Social Skills

Social skill sessions are offered in a supportive peer group enviornment, this approach strategically educates, and allows for practical application and practice to master age-typical social interactions. Social skills are essential life skills and are imperative to our happiness, success and well being. They are necessary to get along with others and to create and maintain satisfying relationships.

Some kids seem to learn social skills easily, but to others it can be very difficult. Most people can benefit from some extra help. Struggles with social skills are also a primary deficit for children on the Autism Spectrum, and a common problem associated with many other disabilities and challenges.

Almost everyone struggles with friendship issues, whether it’s trying to find a friend in a new school, how to handle a disagreement, or even trying to ask a question. These kinds of experiences are very common, and can also be very painful. Social skills are about being able to flexibly adjust our behavior to fit a particular situation and our personal needs and desires.

Some of the benefits of learning age-appropriate social skills:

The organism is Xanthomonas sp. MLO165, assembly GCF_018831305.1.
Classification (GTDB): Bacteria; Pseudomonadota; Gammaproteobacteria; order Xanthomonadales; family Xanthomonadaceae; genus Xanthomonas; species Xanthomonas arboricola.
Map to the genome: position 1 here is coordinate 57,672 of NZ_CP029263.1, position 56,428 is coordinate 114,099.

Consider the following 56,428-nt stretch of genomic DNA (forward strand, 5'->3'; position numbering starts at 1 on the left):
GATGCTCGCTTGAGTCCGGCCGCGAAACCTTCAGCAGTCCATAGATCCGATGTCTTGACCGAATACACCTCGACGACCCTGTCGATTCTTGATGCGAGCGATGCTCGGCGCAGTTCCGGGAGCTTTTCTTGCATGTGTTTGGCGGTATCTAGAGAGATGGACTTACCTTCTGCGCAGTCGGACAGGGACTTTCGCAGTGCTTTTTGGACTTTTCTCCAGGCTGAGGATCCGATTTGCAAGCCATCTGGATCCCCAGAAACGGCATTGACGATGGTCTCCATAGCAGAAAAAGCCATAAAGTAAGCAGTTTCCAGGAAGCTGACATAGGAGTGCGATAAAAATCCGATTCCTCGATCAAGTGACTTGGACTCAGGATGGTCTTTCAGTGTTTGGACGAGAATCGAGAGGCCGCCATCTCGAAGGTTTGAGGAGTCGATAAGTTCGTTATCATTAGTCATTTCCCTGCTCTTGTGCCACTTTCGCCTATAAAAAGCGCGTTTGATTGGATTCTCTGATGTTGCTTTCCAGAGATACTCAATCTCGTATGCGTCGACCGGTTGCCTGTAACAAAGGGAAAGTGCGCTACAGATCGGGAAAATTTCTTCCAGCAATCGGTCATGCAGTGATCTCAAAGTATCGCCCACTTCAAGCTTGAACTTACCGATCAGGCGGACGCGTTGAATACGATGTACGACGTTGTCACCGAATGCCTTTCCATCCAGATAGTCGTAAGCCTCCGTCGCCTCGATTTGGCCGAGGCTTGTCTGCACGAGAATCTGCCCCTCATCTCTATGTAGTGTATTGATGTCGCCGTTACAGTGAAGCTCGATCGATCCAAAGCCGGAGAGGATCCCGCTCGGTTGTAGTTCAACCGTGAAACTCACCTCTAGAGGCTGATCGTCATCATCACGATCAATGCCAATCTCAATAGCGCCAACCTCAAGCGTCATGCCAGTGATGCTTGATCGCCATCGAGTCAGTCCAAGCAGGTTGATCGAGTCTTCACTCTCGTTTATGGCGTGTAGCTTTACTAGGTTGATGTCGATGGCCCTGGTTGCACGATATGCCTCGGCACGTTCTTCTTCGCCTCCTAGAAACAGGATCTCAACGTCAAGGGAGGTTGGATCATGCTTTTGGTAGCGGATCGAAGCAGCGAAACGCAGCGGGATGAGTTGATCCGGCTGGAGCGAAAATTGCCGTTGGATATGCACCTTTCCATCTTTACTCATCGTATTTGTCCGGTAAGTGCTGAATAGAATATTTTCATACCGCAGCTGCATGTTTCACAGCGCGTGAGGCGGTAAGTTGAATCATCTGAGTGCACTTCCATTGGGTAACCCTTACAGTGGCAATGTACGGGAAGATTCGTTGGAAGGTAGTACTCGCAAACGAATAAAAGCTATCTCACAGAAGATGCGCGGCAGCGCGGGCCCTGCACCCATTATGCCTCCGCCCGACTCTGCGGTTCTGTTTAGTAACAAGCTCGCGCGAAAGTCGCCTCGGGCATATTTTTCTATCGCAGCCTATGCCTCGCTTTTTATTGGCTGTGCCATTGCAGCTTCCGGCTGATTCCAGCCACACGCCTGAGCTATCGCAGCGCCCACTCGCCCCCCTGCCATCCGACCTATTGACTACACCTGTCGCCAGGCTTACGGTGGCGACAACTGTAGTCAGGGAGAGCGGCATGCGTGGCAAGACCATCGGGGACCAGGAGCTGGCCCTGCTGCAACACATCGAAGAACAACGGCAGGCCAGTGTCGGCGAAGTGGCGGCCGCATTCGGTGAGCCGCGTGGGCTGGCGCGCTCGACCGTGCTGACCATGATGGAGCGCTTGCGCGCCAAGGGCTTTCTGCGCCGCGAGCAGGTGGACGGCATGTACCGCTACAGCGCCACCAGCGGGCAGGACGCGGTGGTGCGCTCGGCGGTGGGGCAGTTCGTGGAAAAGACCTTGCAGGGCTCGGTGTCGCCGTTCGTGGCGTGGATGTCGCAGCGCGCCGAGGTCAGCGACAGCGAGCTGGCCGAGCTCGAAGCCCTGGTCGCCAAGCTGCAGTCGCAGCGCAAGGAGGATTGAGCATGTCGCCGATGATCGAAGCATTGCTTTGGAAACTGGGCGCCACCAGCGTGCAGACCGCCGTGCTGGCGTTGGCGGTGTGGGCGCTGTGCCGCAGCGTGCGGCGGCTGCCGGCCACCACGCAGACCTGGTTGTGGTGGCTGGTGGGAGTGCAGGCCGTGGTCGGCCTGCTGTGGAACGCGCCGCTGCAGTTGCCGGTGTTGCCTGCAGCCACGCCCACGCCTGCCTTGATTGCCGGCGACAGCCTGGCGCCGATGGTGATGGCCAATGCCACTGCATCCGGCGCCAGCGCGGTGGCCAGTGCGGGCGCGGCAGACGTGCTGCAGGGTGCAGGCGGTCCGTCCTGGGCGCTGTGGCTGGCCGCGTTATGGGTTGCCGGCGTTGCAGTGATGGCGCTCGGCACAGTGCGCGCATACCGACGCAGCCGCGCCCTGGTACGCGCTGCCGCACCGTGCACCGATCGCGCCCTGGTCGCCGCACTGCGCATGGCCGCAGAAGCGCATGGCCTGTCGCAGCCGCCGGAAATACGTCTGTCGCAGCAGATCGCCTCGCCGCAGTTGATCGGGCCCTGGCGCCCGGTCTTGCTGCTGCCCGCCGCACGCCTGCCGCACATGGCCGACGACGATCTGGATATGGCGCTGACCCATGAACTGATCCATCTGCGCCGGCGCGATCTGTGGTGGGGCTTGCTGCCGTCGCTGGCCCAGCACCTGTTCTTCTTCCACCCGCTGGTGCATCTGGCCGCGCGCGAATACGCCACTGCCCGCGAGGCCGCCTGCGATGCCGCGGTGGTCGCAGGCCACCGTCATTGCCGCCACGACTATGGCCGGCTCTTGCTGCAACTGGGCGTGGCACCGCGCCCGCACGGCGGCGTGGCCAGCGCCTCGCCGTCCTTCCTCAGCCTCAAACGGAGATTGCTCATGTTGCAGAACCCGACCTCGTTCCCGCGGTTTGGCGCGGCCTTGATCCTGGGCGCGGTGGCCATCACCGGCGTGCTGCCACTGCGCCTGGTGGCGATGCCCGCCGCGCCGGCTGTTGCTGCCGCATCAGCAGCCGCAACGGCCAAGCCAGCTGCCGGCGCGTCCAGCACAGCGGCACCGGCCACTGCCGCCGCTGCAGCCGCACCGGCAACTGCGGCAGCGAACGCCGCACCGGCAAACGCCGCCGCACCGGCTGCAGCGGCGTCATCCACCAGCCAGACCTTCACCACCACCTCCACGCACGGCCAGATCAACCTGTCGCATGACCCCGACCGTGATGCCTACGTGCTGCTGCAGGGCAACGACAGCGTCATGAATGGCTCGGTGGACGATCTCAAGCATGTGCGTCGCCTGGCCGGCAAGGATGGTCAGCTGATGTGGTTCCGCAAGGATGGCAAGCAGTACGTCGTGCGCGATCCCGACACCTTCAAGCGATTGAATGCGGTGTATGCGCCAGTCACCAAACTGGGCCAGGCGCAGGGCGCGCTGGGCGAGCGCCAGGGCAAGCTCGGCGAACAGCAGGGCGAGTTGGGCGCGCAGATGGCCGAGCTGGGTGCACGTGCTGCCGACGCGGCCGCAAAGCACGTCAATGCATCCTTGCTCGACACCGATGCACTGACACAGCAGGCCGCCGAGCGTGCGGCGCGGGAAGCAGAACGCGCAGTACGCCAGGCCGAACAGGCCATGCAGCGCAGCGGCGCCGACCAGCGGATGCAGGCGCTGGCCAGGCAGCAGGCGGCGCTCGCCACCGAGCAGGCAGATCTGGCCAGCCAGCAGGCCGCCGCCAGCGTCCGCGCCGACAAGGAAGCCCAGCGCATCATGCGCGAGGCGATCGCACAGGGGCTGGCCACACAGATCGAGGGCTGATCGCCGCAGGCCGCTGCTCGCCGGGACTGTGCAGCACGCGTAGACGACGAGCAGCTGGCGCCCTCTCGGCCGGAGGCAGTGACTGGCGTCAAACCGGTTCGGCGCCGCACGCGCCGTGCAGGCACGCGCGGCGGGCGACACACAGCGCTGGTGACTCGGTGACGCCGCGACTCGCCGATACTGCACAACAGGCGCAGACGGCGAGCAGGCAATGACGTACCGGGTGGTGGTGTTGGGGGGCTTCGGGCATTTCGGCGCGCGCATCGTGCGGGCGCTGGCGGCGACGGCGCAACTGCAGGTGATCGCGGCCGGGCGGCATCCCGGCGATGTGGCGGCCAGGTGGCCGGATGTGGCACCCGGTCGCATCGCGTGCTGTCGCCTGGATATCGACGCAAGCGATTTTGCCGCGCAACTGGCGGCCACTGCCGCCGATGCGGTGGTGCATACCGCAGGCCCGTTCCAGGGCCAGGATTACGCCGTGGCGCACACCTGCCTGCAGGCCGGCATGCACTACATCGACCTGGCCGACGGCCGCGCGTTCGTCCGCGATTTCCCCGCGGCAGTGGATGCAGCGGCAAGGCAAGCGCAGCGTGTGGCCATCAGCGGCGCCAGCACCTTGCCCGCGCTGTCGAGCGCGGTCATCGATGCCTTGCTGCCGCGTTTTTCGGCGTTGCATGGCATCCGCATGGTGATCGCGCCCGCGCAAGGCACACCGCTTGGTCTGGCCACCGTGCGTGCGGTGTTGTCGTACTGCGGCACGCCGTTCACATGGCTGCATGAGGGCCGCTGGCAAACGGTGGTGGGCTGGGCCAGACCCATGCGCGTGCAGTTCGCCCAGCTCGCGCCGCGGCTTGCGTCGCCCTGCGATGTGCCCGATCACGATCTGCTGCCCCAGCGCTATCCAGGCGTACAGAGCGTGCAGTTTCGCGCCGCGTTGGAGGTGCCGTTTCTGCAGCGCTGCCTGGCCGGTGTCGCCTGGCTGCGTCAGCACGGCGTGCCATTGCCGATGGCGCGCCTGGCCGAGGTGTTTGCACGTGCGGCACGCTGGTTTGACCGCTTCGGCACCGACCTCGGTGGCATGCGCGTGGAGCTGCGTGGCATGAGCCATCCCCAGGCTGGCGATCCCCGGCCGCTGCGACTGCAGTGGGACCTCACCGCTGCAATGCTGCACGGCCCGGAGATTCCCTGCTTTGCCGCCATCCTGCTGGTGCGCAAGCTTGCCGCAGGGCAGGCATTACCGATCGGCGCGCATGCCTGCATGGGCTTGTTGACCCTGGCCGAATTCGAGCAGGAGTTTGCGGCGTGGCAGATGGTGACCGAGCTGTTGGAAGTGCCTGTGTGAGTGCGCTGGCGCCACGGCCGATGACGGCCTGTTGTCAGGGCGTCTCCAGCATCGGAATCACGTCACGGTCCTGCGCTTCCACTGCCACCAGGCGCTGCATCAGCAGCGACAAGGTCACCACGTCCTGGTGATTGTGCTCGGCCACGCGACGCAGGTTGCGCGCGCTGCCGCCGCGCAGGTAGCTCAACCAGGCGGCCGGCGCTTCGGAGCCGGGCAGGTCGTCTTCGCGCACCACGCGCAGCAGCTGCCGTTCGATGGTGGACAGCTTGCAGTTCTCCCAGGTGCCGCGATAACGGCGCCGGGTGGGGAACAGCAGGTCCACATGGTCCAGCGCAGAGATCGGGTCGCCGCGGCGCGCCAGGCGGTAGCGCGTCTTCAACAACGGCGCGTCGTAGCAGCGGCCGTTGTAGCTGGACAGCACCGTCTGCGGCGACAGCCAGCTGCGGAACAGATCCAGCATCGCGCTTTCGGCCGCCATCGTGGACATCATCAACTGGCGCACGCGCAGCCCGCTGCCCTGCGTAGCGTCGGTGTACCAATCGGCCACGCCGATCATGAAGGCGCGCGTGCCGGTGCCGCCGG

Decrease AnxietyImprove Self-EsteemLearn EmpathyHappiness (Quality of Life)Communicate ClearlyResolve ConflictsTeamworkBetter RelationshipsAcademic ImprovementWorkplace Success

Our social skills programs have a foundation of Applied Behavior Analysis, but incorporate mental health strategies for a whole-person approach that fits a child’s age and abilities.

Our team of Behavior Analysts and Clinicians have a vast repertoire of tools and resources to help people reach their maximum potential in social interactions with peers. We teach people communication skills, active listening, friend-making, reading non-verbal social cues, and networking abilities.

Our program increases self-esteem, daily functional skills, and social awareness using the following techniques:

In-depth assessment and observation of the client in their natural environment, in order to identify specific social skill deficits.Introduction of social skill concepts needing improvement, utilizing our extensive curriculum.Teaching techniques such as modeling and role playing to master the skill.Transfer the practice of skills to the natural environment within a peer group, with the behavior therapist present.Ultimately, the behavior therapist decreases their involvement so that the client’s peers become reinforcing themselves.